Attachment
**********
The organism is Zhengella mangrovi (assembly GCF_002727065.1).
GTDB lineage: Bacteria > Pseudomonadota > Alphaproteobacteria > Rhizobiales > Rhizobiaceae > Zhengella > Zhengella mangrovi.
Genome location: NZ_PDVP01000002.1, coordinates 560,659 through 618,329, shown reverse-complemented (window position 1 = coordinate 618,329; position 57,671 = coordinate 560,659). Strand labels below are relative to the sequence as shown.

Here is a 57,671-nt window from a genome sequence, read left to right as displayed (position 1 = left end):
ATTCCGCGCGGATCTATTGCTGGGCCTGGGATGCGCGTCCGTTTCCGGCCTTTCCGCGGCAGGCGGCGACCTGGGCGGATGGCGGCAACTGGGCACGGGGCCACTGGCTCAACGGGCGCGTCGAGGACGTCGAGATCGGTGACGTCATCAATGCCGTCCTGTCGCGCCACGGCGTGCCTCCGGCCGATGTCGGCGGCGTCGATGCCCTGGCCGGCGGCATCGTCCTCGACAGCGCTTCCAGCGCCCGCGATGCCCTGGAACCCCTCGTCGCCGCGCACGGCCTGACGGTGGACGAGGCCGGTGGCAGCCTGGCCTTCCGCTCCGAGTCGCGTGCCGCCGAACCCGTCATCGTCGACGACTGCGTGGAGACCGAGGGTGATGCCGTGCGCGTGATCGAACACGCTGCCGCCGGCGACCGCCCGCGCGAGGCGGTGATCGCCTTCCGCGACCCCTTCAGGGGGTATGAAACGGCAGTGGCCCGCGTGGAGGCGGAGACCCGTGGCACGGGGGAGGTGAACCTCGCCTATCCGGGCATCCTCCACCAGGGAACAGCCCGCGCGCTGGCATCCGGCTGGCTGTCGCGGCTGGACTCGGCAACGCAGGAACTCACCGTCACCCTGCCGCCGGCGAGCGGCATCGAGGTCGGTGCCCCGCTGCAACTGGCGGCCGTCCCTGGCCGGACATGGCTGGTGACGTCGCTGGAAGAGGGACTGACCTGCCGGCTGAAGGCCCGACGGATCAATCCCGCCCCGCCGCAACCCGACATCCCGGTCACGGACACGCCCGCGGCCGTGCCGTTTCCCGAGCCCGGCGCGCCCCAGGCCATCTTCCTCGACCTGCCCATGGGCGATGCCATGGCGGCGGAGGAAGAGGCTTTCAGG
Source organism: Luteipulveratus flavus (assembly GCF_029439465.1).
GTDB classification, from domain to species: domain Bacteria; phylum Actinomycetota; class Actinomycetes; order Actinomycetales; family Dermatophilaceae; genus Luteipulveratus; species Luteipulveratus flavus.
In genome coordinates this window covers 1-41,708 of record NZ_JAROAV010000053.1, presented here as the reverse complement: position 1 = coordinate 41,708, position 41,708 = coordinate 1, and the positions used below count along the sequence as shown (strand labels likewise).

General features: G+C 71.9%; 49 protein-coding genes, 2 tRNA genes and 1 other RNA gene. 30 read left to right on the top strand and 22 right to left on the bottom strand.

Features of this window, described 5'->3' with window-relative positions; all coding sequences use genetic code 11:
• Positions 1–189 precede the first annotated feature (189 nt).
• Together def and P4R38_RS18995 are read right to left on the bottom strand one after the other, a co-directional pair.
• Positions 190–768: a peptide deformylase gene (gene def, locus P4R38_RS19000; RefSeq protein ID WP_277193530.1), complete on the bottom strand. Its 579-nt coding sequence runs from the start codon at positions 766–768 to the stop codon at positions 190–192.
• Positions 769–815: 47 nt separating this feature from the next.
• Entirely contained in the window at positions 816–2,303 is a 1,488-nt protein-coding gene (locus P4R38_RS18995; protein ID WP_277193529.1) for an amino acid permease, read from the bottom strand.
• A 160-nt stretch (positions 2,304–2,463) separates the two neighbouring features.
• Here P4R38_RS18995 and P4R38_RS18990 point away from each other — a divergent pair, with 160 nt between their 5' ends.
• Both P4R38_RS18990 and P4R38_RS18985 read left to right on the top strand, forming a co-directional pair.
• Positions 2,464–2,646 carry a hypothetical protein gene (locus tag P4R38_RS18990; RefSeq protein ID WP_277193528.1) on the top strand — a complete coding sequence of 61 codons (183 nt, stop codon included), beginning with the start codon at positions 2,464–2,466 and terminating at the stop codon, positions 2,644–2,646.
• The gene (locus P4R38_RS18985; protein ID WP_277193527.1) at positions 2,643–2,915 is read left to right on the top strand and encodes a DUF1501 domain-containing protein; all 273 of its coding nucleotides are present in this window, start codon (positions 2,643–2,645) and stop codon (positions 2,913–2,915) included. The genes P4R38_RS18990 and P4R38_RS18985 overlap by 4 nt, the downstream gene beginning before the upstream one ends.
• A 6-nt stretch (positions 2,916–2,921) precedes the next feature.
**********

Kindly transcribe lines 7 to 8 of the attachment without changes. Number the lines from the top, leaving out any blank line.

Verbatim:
GTDB classification, from domain to species: domain Bacteria; phylum Actinomycetota; class Actinomycetes; order Actinomycetales; family Dermatophilaceae; genus Luteipulveratus; species Luteipulveratus flavus.
In genome coordinates this window covers 1-41,708 of record NZ_JAROAV010000053.1, presented here as the reverse complement: position 1 = coordinate 41,708, position 41,708 = coordinate 1, and the positions used below count along the sequence as shown (strand labels likewise).